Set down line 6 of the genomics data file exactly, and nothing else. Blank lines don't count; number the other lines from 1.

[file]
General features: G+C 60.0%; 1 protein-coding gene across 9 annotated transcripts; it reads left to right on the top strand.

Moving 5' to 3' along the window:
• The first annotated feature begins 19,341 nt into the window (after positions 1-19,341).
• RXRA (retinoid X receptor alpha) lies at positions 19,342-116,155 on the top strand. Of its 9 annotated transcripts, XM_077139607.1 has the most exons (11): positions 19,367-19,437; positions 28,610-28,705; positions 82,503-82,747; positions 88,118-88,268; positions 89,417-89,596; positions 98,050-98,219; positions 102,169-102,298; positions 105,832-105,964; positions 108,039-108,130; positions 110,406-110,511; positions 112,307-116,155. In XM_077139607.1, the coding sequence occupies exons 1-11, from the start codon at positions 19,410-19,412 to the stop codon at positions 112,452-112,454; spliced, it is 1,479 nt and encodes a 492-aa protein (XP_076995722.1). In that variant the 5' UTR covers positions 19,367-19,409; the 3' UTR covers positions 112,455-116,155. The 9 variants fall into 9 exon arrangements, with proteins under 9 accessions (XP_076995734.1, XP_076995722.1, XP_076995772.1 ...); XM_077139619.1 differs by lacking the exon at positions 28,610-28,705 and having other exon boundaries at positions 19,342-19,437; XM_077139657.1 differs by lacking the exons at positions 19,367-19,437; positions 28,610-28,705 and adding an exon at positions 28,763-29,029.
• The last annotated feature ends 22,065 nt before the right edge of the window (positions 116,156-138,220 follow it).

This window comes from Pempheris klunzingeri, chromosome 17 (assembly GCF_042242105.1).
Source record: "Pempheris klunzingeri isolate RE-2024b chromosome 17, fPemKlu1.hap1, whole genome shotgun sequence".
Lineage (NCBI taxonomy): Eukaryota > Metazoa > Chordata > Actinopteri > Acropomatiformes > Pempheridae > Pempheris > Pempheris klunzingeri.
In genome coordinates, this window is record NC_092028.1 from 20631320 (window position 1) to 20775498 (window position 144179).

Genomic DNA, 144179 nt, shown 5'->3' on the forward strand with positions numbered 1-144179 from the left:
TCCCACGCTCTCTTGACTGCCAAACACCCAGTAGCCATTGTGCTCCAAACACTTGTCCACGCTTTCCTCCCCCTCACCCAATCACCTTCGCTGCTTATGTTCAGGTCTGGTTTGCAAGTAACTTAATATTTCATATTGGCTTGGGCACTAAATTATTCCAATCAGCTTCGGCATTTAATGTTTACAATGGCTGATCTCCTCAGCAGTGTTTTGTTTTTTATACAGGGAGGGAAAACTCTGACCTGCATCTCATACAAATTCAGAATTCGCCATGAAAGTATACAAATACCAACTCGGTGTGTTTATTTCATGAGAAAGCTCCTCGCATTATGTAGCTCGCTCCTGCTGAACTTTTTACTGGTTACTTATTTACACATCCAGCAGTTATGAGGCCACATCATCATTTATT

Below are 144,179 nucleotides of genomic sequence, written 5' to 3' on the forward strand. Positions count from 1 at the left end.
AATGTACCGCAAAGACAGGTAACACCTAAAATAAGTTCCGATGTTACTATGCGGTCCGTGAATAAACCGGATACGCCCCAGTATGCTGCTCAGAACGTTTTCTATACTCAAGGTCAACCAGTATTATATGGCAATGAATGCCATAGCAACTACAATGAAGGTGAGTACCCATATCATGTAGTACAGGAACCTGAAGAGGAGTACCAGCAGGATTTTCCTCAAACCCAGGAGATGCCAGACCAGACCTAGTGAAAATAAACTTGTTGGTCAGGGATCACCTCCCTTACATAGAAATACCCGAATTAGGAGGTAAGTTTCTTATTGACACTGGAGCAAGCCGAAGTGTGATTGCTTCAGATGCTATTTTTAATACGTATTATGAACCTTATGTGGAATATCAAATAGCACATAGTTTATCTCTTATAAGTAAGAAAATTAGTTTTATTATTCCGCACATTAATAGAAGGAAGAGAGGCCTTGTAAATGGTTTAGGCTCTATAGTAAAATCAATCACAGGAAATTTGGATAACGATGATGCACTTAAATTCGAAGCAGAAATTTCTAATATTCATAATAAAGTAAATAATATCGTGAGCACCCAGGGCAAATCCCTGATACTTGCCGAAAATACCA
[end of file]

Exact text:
This window comes from Pempheris klunzingeri, chromosome 17 (assembly GCF_042242105.1).